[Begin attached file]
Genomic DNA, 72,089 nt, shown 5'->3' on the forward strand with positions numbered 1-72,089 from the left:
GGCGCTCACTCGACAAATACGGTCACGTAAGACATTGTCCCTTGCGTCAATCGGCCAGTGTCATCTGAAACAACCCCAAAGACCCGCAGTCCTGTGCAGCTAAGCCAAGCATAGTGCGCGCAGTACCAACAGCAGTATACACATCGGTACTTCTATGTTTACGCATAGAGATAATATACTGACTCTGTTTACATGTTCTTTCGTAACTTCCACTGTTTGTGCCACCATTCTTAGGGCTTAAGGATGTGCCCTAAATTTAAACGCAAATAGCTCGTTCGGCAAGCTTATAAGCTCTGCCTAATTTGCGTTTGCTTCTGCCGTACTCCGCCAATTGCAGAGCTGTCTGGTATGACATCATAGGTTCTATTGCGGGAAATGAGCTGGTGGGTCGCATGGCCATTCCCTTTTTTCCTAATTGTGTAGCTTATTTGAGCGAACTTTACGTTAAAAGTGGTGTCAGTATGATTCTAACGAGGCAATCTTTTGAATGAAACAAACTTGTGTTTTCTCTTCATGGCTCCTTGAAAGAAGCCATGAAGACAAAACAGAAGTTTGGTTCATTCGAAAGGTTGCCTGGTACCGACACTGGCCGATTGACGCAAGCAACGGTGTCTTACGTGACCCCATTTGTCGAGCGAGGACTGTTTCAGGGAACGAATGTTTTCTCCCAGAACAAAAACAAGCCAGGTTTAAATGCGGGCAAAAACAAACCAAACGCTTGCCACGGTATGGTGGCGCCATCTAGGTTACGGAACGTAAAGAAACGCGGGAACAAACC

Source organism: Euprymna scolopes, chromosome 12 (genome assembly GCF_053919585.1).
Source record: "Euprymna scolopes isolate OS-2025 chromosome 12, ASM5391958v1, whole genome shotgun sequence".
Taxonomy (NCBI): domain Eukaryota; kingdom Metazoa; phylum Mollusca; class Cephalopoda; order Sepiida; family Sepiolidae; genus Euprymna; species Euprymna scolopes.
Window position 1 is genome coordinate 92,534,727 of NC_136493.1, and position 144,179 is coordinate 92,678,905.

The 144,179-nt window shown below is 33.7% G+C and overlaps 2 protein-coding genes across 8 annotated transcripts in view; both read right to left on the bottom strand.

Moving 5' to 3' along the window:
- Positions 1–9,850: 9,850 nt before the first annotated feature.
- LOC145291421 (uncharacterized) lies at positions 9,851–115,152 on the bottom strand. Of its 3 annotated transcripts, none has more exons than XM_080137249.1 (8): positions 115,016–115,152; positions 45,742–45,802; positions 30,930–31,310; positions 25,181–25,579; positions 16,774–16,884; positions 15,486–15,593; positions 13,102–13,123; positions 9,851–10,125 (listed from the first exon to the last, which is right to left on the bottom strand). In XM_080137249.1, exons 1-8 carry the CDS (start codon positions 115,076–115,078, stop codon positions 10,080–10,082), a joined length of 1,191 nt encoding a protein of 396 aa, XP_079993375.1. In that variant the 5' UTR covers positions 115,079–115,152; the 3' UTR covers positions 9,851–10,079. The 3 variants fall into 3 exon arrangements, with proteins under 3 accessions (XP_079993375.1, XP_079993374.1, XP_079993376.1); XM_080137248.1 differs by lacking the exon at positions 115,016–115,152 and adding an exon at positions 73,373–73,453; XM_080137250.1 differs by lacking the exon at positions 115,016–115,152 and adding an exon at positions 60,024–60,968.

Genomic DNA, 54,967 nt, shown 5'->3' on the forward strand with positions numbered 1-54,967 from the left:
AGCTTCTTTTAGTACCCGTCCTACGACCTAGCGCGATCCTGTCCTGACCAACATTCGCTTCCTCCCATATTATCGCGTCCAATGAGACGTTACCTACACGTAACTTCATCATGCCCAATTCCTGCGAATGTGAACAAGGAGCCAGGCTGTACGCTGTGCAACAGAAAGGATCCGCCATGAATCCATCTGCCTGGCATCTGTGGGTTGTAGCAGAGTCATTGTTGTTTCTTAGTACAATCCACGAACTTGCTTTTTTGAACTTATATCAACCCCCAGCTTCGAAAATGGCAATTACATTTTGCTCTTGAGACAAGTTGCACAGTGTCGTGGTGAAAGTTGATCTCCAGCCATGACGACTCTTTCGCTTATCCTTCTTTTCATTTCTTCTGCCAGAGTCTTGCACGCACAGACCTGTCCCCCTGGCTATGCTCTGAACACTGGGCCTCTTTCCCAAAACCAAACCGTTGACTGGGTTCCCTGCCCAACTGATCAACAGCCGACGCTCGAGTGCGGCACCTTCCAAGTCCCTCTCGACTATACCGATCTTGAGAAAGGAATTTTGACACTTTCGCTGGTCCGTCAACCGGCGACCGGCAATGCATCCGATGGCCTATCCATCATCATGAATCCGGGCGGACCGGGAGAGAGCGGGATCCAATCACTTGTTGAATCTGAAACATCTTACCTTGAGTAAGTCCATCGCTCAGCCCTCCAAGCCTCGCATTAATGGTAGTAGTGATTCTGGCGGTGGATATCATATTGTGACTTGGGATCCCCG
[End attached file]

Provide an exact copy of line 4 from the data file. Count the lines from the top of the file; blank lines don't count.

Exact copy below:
Source record: "Euprymna scolopes isolate OS-2025 chromosome 12, ASM5391958v1, whole genome shotgun sequence".